The State of Madhya Pradesh has the highest rates of malnutrition among the children in India. As per the latest National Family Health Survey 60 % of its children in age group of 0 – 3 years are under nourished. Madhya Pradesh has the highest infant mortality rate and 3rd highest maternal mortality ratio in the country. 76 out of every 1000 children born in the state die before their first birthday and approximately 24 women die everyday in the state. Though the state has introduced many schemes to help combat the same, but is not yielding the desired results for children and women. As per state's health department web site Madhya Pradesh for its population of 60.38 million (as per 2001 census) has the following health infrastructure:
- District hospitals 48
- Civil hospitals 54
- Community health centers 270
- Primary health centers 1149
- Sub health centers 8834
- Sanctioned beds in district hospitals 8945
- Sanctioned beds in civil hospitals 2775
- Total licensed blood banks by state 41
Activists have been strongly advocating to call attention on the issues of maternal and infant survival in the state. An analysis taken by civil society organizations on rural health infrastructure versus the population in the state reveals that there is just 'one bed per 5.6 villages' in the state which indeed is alarming!. It is not only the issue of beds or buildings. Even where there are structures or health centers they lack basic minimum facilities as needed and defined by rules and are not sufficient enough to save lives or provide for better health care to its people.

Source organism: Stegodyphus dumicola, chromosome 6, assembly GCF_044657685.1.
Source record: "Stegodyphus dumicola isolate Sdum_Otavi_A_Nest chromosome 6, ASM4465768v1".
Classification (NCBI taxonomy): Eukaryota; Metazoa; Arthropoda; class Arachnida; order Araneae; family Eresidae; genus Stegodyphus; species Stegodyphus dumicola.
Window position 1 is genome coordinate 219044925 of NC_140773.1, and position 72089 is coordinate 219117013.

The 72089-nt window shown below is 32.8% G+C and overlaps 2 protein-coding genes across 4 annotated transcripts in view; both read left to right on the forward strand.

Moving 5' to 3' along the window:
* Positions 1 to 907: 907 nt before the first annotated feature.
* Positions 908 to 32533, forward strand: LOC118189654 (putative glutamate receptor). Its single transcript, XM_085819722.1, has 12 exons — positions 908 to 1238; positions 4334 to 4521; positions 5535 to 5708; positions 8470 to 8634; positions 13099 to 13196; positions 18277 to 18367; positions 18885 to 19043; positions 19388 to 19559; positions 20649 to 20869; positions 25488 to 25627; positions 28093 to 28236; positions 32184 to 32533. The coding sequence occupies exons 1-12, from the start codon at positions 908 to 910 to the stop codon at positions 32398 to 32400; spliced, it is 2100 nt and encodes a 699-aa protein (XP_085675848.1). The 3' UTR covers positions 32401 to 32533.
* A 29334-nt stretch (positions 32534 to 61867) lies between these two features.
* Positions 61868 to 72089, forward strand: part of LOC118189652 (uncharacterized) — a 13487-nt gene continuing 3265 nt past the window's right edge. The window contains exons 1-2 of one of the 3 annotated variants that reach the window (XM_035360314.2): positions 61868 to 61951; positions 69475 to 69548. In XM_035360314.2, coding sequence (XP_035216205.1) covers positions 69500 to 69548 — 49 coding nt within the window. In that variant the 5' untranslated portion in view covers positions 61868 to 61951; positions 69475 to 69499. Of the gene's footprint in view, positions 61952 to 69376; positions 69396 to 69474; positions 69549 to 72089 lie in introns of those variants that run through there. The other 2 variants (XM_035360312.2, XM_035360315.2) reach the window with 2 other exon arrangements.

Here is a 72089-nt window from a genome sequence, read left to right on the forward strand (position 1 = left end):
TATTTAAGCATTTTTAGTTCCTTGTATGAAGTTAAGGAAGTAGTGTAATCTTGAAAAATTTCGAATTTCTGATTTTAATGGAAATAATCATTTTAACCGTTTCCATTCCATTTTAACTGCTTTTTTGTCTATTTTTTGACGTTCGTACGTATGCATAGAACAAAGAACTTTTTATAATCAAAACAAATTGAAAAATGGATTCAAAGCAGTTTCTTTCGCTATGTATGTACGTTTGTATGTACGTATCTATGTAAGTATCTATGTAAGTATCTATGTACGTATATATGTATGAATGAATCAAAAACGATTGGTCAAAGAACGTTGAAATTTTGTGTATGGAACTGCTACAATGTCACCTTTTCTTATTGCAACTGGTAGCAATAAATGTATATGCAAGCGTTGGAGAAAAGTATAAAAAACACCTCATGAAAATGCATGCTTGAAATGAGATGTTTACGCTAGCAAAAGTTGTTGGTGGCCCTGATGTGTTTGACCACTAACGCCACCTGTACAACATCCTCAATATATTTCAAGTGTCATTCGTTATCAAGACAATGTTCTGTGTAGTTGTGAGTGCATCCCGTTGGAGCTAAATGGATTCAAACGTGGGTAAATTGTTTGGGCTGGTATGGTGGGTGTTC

As per Reproductive and Child Health District level household survey (2004) data, out of the 386 primary health centre's surveyed in the state only 224 had drinking water facility. This means that only 58.3 percent primary health centre's had drinking water while others have no such facility. Similarly in case of community health centre's out of the 46 surveyed only 10 had facility of drinking water. In case of vehicles like ambulances out of the 386 primary health centers surveyed only 35 had vehicles which were in running condition and out of 46 community health centre's surveyed 31 had vehicles in the running condition.
Infrastructure investment does not only mean building equipments etc. It does includes human resource, which is the core in health, and needs to be focused upon. State needs to fulfill vacancies of doctors, para-medics, and nurses but also provide them with facilities to support them to provide care for the people. The State needs to peg health of its people as priority number one, transform on immediate basis which is not only limited to public proclamations and announcing schemes but also delivering results at ground level.